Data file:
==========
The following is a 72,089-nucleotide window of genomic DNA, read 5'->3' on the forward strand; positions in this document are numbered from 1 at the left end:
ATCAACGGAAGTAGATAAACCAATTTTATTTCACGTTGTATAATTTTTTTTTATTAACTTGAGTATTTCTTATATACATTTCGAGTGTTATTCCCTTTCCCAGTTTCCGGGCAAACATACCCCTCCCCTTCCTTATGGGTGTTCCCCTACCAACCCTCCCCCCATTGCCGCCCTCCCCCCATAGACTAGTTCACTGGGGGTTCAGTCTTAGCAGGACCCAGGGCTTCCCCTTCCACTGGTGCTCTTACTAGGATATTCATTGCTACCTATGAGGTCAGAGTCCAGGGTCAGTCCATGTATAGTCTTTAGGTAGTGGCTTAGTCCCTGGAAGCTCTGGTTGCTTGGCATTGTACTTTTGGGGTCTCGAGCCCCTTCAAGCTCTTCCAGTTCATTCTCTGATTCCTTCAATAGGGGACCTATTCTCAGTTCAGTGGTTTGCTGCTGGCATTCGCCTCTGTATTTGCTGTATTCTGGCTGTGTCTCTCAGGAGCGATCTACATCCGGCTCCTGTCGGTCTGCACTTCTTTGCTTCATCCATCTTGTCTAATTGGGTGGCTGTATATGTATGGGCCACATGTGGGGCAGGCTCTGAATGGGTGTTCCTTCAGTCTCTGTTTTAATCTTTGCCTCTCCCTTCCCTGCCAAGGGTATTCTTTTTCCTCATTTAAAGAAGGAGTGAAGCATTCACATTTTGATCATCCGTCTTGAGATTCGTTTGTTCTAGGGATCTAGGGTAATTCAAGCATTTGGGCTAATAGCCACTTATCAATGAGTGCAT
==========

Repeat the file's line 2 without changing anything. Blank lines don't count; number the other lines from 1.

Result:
ATCAACGGAAGTAGATAAACCAATTTTATTTCACGTTGTATAATTTTTTTTTATTAACTTGAGTATTTCTTATATACATTTCGAGTGTTATTCCCTTTCCCAGTTTCCGGGCAAACATACCCCTCCCCTTCCTTATGGGTGTTCCCCTACCAACCCTCCCCCCATTGCCGCCCTCCCCCCATAGACTAGTTCACTGGGGGTTCAGTCTTAGCAGGACCCAGGGCTTCCCCTTCCACTGGTGCTCTTACTAGGATATTCATTGCTACCTATGAGGTCAGAGTCCAGGGTCAGTCCATGTATAGTCTTTAGGTAGTGGCTTAGTCCCTGGAAGCTCTGGTTGCTTGGCATTGTACTTTTGGGGTCTCGAGCCCCTTCAAGCTCTTCCAGTTCATTCTCTGATTCCTTCAATAGGGGACCTATTCTCAGTTCAGTGGTTTGCTGCTGGCATTCGCCTCTGTATTTGCTGTATTCTGGCTGTGTCTCTCAGGAGCGATCTACATCCGGCTCCTGTCGGTCTGCACTTCTTTGCTTCATCCATCTTGTCTAATTGGGTGGCTGTATATGTATGGGCCACATGTGGGGCAGGCTCTGAATGGGTGTTCCTTCAGTCTCTGTTTTAATCTTTGCCTCTCCCTTCCCTGCCAAGGGTATTCTTTTTCCTCATTTAAAGAAGGAGTGAAGCATTCACATTTTGATCATCCGTCTTGAGATTCGTTTGTTCTAGGGATCTAGGGTAATTCAAGCATTTGGGCTAATAGCCACTTATCAATGAGTGCAT